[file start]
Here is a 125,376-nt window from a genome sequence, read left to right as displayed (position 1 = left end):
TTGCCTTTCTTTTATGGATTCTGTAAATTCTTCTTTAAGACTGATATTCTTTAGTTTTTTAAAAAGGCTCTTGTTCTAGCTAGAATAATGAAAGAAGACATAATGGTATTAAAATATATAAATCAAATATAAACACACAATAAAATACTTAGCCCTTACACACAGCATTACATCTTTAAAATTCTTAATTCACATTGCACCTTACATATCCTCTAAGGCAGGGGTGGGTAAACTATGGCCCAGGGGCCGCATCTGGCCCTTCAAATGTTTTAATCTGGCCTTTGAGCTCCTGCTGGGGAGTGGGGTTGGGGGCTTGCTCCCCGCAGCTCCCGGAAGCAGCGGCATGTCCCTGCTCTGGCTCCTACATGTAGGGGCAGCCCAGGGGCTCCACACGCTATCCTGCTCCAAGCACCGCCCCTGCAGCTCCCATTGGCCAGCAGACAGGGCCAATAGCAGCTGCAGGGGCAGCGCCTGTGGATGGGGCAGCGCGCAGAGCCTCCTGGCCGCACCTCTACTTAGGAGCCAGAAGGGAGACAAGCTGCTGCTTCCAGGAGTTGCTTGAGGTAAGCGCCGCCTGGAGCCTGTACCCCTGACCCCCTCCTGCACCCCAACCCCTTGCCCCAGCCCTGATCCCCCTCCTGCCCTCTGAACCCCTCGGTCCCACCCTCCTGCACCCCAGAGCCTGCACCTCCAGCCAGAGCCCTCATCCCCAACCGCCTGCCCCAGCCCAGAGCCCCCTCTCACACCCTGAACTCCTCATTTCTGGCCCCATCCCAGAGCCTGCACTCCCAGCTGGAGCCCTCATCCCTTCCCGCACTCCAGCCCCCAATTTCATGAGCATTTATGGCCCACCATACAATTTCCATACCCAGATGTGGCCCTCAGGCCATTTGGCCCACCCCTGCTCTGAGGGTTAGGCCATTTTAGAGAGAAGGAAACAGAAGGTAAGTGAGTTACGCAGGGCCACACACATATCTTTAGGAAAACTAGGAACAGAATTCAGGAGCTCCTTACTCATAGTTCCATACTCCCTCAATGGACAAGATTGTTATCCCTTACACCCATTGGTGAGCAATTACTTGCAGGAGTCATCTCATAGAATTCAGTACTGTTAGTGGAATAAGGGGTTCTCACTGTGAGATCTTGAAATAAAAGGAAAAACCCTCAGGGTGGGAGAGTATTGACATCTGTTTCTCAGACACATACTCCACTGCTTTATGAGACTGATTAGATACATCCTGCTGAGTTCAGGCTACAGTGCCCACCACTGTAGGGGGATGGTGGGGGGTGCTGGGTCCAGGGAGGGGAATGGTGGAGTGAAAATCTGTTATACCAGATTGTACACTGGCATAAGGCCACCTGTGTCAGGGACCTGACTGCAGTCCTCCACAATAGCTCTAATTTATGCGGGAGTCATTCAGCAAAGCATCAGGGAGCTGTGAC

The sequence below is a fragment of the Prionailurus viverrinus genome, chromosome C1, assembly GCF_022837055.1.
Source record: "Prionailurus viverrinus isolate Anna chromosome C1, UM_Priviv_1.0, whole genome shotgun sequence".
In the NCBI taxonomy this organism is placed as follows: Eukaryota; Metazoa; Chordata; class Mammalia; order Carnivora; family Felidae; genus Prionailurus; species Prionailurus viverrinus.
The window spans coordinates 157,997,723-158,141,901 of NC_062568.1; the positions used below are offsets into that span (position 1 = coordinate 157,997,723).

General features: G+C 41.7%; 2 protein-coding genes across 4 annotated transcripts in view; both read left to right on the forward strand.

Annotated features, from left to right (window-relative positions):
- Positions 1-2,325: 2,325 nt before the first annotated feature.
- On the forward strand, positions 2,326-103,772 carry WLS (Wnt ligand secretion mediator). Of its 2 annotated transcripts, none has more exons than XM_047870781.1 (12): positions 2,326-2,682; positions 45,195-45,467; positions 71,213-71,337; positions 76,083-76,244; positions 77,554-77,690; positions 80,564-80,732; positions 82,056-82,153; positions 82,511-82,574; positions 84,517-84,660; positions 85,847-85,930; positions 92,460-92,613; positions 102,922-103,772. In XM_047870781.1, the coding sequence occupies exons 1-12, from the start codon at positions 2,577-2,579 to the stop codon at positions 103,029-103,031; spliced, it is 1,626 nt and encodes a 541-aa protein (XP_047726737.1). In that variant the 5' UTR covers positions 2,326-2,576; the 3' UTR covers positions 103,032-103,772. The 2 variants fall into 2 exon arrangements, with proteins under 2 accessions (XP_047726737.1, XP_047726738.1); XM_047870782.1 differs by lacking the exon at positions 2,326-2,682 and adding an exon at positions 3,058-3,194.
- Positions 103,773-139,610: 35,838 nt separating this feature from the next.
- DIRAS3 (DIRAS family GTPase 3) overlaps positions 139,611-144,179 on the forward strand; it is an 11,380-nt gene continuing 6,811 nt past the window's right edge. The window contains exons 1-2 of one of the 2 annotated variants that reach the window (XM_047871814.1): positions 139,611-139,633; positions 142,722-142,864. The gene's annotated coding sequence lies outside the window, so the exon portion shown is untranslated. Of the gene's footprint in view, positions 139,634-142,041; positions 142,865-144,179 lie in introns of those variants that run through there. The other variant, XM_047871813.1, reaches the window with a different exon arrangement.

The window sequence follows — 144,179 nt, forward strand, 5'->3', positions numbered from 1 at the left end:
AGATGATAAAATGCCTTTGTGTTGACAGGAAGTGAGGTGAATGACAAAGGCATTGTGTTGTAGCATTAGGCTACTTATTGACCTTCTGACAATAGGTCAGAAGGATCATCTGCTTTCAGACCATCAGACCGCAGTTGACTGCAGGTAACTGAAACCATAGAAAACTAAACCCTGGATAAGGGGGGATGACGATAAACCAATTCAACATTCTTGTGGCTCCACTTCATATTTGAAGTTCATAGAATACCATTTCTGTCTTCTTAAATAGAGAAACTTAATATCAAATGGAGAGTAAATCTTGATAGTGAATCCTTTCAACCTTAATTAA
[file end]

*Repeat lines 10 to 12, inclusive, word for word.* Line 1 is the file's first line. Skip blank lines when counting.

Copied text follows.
- On the forward strand, positions 2,326-103,772 carry WLS (Wnt ligand secretion mediator). Of its 2 annotated transcripts, none has more exons than XM_047870781.1 (12): positions 2,326-2,682; positions 45,195-45,467; positions 71,213-71,337; positions 76,083-76,244; positions 77,554-77,690; positions 80,564-80,732; positions 82,056-82,153; positions 82,511-82,574; positions 84,517-84,660; positions 85,847-85,930; positions 92,460-92,613; positions 102,922-103,772. In XM_047870781.1, the coding sequence occupies exons 1-12, from the start codon at positions 2,577-2,579 to the stop codon at positions 103,029-103,031; spliced, it is 1,626 nt and encodes a 541-aa protein (XP_047726737.1). In that variant the 5' UTR covers positions 2,326-2,576; the 3' UTR covers positions 103,032-103,772. The 2 variants fall into 2 exon arrangements, with proteins under 2 accessions (XP_047726737.1, XP_047726738.1); XM_047870782.1 differs by lacking the exon at positions 2,326-2,682 and adding an exon at positions 3,058-3,194.
- Positions 103,773-139,610: 35,838 nt separating this feature from the next.
- DIRAS3 (DIRAS family GTPase 3) overlaps positions 139,611-144,179 on the forward strand; it is an 11,380-nt gene continuing 6,811 nt past the window's right edge. The window contains exons 1-2 of one of the 2 annotated variants that reach the window (XM_047871814.1): positions 139,611-139,633; positions 142,722-142,864. The gene's annotated coding sequence lies outside the window, so the exon portion shown is untranslated. Of the gene's footprint in view, positions 139,634-142,041; positions 142,865-144,179 lie in introns of those variants that run through there. The other variant, XM_047871813.1, reaches the window with a different exon arrangement.